The Daily Telegraph noted that the book investigates, "One of the world's most mysterious religious sects, little is known of the origins, intentions and beliefs of the Brethren, seen as increasingly powerful in Australian politics."[6] Writing in The Sunday Age, Lucy Sussex described the book as "one of the most sober and well-argued exposes I have ever read."[1] Shelley McInnis reviewed the book for The Age, and commented, "Michael Bachelard is brave to investigate the Exclusive Brethren sect".[7] McInnis elaborated, "The Exclusive Brethren is a conservative Christian sect with a scrappy, pit-bull attitude towards the outside world, and Michael Bachelard is courageous for investigating it. The award-winning Sunday Age journalist has received a number of legal threats from the sect since he began reporting on it for The Age".[7] McInnis described the author's work as that of "a scrupulous reporter".[7]

Bruce Elder reviewed the book for The Sydney Morning Herald, and described it as an "exhaustive study of the Exclusive Brethren in Australia".[2] Elder concluded, "This is a very fair assessment of the modus operandi of an influential Christian sect."[2] Craig Young reviewed the book for GayNZ.com, and called Behind the Exclusive Brethren a "comprehensive reference work on the sect", and a "most incisive book".[3] In her review of the book for Media/Culture Reviews, Sandra Hogan wrote, "Bachelard has done his research very thoroughly. He has interviewed both sides of the story: people who left the Exclusive Brethren or were expelled from them and also, as much as possible, the current leaders of the group. He has witnessed Brethren documentation, and has spoken to politicians from major and minor parties as well as to lawyers and judges. The expose is written in a calm, clear style and the chapters relating to the broken families are deeply moving and respectful."[4]

See also[edit]

References[edit]

  1. ^ a b c d Sussex, Lucy (5 October 2008). "Behind The Exclusive Brethren". The Sunday Age (The Age Company Limited). p. M27. 
  2. ^ a b c d e f Elder, Bruce (8 November 2008). "In Short Non-fiction". The Sydney Morning Herald (John Fairfax Publications Pty Limited). p. 31. 
  3. ^ a b Young, Craig (20 October 2008). "Book Review: Behind the Exclusive Brethren". GayNZ.com (www.gaynz.com). Retrieved 25 November 2009. 
  4. ^ a b c d e f Hogan, Sandra (31 October 2008). "Current Affairs: Behind the Exclusive Brethren". Media/Culture Reviews (reviews.media-culture.org.au). Retrieved 26 November 2009.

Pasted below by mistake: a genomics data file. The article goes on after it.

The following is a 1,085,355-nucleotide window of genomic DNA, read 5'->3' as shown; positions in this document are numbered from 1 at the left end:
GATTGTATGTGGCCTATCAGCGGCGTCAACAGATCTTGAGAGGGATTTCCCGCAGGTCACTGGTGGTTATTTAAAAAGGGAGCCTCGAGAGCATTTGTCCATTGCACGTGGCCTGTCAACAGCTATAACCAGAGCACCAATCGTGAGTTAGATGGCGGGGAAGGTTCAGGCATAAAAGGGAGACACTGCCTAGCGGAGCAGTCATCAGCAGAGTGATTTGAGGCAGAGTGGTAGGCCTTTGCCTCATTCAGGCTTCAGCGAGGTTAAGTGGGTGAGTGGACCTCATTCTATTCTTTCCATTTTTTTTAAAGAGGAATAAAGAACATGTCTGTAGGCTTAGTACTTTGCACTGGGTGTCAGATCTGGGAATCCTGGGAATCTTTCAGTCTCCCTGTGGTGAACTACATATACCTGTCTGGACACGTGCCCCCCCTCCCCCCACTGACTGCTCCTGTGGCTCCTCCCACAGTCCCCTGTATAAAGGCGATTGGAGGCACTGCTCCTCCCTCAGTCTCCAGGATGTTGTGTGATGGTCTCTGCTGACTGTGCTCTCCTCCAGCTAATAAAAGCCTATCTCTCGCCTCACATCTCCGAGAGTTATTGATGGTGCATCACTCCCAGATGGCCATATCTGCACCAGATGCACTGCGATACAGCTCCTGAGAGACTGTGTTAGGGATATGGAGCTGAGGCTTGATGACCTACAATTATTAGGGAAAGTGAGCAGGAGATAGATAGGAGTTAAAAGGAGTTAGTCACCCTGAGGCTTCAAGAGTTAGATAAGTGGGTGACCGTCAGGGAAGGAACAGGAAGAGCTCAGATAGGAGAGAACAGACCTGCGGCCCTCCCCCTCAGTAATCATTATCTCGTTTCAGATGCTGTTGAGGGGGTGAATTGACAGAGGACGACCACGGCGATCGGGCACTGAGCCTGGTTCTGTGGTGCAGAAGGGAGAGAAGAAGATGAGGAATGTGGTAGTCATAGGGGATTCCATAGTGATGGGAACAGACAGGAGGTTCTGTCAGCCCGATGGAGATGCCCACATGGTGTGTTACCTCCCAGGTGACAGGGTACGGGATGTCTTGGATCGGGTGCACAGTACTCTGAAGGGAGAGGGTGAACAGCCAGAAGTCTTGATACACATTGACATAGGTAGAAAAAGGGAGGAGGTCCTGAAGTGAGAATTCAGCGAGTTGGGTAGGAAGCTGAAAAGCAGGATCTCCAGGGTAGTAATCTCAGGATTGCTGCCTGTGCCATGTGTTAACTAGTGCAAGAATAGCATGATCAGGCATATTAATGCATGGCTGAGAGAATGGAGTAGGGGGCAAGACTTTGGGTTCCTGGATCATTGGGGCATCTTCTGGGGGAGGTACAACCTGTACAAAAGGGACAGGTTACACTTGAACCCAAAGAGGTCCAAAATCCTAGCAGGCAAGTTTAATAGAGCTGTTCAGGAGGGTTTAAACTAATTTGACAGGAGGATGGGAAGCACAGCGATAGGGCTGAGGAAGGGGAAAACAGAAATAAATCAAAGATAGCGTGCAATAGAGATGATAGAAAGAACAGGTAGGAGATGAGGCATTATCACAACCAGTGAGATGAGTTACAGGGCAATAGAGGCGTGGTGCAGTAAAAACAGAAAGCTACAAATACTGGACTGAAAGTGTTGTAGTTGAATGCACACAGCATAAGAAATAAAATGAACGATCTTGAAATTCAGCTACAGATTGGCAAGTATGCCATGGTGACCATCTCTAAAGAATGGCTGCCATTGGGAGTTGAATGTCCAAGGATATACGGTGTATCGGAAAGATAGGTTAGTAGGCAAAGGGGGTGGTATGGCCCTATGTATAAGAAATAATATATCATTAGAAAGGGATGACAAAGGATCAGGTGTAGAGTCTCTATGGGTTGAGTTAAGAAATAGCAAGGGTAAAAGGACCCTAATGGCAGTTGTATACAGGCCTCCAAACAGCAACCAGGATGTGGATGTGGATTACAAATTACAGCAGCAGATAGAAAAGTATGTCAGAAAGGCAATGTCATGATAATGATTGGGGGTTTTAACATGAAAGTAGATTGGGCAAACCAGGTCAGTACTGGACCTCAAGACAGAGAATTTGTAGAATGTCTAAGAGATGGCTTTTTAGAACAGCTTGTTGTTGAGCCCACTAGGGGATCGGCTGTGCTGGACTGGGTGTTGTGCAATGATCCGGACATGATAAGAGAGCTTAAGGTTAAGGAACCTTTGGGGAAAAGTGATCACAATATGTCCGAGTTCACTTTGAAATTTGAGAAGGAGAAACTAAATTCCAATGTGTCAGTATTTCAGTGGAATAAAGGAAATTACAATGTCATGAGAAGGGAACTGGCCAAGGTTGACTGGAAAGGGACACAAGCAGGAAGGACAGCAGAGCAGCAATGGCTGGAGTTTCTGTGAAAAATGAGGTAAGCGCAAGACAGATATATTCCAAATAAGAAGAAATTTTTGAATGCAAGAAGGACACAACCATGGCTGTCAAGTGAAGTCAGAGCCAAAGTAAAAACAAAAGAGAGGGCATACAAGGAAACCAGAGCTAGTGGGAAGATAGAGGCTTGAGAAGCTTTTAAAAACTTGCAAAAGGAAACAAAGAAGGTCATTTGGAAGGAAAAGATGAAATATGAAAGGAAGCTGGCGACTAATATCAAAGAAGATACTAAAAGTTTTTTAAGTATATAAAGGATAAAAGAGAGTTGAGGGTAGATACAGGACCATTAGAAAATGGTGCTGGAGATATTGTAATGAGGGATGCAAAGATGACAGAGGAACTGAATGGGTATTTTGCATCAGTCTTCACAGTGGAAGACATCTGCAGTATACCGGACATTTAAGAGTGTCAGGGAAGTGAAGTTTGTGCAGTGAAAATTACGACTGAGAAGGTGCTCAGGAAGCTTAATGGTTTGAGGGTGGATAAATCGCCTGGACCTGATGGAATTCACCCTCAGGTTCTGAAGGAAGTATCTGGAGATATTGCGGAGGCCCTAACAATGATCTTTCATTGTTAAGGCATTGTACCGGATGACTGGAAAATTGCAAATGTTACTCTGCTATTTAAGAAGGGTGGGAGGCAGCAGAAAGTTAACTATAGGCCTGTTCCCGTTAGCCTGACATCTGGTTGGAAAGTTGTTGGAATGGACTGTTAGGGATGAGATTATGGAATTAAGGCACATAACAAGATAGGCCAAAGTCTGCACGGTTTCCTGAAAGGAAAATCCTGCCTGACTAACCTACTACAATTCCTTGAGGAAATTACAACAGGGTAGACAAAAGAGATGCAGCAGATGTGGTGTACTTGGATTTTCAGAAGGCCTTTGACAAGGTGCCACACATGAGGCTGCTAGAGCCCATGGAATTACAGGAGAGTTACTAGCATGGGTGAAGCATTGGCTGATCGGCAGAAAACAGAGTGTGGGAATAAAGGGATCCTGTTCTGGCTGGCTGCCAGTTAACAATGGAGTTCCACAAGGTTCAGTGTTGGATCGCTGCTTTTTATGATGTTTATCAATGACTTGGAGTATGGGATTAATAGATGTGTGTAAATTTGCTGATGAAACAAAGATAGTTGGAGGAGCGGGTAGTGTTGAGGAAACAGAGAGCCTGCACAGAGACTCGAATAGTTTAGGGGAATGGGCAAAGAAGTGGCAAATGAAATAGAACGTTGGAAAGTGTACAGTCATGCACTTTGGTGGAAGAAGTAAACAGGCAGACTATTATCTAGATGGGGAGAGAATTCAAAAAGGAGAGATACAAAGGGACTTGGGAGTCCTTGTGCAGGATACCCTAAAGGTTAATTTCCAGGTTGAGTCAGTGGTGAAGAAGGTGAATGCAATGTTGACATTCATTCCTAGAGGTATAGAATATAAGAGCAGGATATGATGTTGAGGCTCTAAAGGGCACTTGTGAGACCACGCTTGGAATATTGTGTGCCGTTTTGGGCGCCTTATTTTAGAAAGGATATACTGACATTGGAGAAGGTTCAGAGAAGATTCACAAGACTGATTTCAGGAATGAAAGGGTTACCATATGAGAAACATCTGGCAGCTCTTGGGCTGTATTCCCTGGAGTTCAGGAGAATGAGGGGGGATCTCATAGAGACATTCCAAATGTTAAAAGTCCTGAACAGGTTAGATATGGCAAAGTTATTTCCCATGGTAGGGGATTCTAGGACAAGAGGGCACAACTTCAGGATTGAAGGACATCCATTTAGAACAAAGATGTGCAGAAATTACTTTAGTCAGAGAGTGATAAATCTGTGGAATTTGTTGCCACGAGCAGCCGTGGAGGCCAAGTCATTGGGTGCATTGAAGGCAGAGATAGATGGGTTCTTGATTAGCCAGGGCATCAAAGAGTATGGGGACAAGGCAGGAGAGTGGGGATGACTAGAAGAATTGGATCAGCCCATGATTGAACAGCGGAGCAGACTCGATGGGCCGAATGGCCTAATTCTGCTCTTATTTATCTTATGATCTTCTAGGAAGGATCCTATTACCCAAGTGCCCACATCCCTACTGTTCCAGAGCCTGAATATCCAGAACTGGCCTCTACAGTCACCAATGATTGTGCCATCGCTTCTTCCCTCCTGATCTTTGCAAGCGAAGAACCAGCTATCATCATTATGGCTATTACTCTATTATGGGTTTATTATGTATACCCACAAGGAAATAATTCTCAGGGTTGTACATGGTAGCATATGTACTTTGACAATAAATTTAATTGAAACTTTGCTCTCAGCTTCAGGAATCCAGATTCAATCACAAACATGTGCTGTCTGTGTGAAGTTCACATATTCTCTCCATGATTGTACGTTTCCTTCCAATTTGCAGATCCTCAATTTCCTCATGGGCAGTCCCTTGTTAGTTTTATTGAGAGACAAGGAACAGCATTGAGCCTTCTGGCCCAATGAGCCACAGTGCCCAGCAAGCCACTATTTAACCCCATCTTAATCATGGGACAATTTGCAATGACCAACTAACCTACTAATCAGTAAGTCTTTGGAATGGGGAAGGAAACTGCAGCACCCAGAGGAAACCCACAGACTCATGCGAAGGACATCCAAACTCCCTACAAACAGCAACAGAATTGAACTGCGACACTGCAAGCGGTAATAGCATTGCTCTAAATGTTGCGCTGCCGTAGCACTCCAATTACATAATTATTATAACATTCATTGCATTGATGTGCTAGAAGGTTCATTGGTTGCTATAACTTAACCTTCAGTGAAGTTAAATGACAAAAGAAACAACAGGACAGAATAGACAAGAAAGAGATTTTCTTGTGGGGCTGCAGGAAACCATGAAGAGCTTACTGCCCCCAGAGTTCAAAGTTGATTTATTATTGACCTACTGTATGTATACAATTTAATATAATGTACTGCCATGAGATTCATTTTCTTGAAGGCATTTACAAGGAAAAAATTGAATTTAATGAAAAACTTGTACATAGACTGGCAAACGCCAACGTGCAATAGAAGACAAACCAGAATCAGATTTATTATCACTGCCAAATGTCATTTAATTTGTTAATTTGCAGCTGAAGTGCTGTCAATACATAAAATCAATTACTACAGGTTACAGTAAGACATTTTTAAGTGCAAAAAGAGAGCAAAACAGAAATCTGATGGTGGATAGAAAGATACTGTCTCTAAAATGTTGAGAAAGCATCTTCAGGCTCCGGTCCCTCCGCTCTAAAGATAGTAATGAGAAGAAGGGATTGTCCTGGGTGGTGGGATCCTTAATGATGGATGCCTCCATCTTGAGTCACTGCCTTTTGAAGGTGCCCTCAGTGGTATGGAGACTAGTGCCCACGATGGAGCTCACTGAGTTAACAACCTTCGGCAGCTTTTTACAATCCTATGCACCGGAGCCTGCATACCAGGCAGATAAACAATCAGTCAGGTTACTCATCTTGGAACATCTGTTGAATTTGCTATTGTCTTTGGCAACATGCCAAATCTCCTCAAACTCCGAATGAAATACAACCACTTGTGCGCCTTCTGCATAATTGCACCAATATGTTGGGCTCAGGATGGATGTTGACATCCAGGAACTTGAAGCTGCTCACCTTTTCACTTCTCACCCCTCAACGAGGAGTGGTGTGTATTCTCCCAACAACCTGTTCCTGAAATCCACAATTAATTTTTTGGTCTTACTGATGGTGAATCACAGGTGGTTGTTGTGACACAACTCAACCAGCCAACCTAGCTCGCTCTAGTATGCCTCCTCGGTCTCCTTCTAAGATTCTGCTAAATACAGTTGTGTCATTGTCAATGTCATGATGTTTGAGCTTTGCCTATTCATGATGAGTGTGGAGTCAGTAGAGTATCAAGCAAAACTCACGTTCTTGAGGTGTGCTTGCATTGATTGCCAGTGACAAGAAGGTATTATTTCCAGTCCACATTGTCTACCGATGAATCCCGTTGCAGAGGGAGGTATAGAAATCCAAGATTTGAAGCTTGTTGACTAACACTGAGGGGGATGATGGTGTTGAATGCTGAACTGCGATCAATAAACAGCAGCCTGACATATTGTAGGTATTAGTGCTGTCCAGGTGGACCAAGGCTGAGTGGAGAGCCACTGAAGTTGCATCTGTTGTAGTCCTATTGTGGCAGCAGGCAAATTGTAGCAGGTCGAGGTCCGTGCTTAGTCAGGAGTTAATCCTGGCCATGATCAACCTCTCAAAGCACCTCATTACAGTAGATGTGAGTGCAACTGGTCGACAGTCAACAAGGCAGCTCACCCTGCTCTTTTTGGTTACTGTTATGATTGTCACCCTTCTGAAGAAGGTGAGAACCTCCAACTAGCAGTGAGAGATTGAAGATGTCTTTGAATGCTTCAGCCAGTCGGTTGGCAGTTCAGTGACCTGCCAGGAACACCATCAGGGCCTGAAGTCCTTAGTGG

5. ^ Bachelard, Michael (21 September 2008). "Sect attempted secret donations to Howard — Federal politics". The Sunday Age (The Age Company Limited). p. 10. 
  6. ^ a b Power, Lisa; Ray Chesterton; Cheryl Critchley; Lucy Chesterton (4 October 2008). "Book Reviews". The Daily Telegraph (Nationwide News Pty Limited). p. 042. 
  7. ^ a b c d e f g h McInnis, Shelley (25 October 2008). "Living in a world of their own". The Age (The Age Company Limited). p. 22. 
  8. ^ Bachelard, Michael (1997). The Great Land Grab: What Every Australian Should Know About Wik, Mabo and the Ten-point Plan. Hyland House Publishing Pty Ltd. ISBN 1-86447-031-3. 
  9. ^ a b c d e Norington, Brad (20 September 2008). "Brethren lift veil on their exclusive lifestyle". The Weekend Australian (Nationwide News Pty Limited). p. 005. 
  10. ^ Jackson, William (29 October 2008). "Brethren plans new school". Leader — Diamond Valley News (Nationwide News Pty Limited). p. 007. 
  11. ^ a b c Conway, Doug (Australian Associated Press) (22 September 2008). "Brethren "sorry" over excommunicated sister". AAP News (Financial Times Information Limited). 
  12. ^ The Sunday Age staff (12 July 2009). "Just a sect, Exclusive Brethren is not above the law". The Sunday Age (The Age Company Limited). p. 16. 
  13. ^ a b c Patty, Anna (2 October 2008). "Brethren schools net $18m funding". The Sydney Morning Herald (John Fairfax Publications Pty Limited). p. 5. 
  14. ^ Dennehy, Kate (19 October 2008). "Brethren's Qld schools gain $3m in public funds". The Sun-Herald (John Fairfax Publications Pty Limited). p. 9. 
  15. ^ a b c d e Australian Associated Press (21 September 2008). "Sect members "tried to donate to Howard's campaign"". AAP News (Australia) (Financial Times Information Limited). 
  16. ^ Data supplied by Nielsen BookScan's book sales monitoring system from 1000 retailers nationwide. (29 November 2008). "TOP 10 – Best-Sellers". The Sydney Morning Herald (John Fairfax Publications Pty Limited). p. 36. 
  17. ^ Meares, Joel (30 April 2009). "Bookmark — Issue #73 May 2009 – Fashion issue". The Sydney Magazine (John Fairfax Publications Pty Limited). p. 56. 
  18. ^ Falkner, Tony (28 March 2009). "Writers — Australian writers; International writers; Sydney Writers' Festival www.swf.org.au". The Sydney Morning Herald (John Fairfax Publications Pty Limited). p. 18. 

Further reading[edit]

External links[edit]